3/30/2020 – The Parable of the Rich Man and Lazarus
Passage: Luke 16:19-31
Written By: Emily Burch – Wesley College Pastor & Director
Earlier this winter, a large white cat began sheltering on my back porch. It would sit on the windowsill, whining and crying loudly for someone to let it in until late at night. I’ll be honest, I was quite annoyed, as I am not a cat person. I banged on the window to try to scare it off. I vehemently closed the blinds with the intended communication, “This is not your place and we are not your people. Go home.” David even chased it out of the backyard one night. But, much to my chagrin, the cat kept coming back.
Annie Glover, a U of A student at Wesley who also helps me with some errands at my home, found the cat on the front porch one day when she came to the house. Being the compassionate cat person she is, Annie scooped the cat up to take it to the local animal shelter. While I was nervous we had just abducted some neighbor’s pet, Annie had noticed that the cat was injured and might need medical attention. It turned out that the cat was in really bad shape – so badly injured that the shelter indicated they would try but that it might be too late to save the animal. Fortunately, they were able to find the cat’s owners and return her home. Sadly, the cat eventually died, but, thanks to Annie, in the care of those who loved her.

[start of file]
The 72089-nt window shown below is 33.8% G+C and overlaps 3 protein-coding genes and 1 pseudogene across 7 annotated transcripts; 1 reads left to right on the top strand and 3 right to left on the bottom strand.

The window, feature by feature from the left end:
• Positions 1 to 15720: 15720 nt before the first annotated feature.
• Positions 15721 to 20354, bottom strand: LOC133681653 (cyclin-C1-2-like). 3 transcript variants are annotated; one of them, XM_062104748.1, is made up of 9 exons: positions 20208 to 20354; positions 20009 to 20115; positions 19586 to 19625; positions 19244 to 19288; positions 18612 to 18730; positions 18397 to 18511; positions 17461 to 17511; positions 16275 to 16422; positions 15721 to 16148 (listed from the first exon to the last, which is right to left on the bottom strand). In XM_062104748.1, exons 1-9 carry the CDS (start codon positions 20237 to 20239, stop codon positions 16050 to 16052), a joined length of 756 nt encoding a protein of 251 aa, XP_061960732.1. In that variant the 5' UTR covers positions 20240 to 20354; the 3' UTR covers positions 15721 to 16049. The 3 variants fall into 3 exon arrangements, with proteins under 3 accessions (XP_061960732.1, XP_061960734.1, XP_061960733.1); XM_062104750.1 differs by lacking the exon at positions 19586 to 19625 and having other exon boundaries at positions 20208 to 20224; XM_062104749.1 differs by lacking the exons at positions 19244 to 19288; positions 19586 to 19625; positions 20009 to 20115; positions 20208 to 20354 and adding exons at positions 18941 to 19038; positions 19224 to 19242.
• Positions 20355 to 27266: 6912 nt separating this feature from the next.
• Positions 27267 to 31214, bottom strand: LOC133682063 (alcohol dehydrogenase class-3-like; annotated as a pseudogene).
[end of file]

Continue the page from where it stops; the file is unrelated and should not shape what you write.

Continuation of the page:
I, on the other hand, felt like a terrible human being and repented of my hardness of heart.
I chose this parable to write on because these are hard words for me to absorb. Jesus describes a very wealthy man who gives no attention to a beggar, Lazarus, living in degradation at his front entrance. The Greek word for gate in this passage is “pylona,” which refers to a large gateway suitable for a grand house. This is obviously a man of plentiful resources. But, despite his riches, he did nothing to assist his neighbor in obvious need. As the story progresses, Jesus makes it clear not only that Lazarus’s suffering didn’t go unnoticed by the heavenly realms, but that the rich man’s lack of response also did not go unnoticed. His callousness and failure to care for the vulnerable proved the hollowness of his relationship with God, in spite of his assumed knowledge of the law and prophets.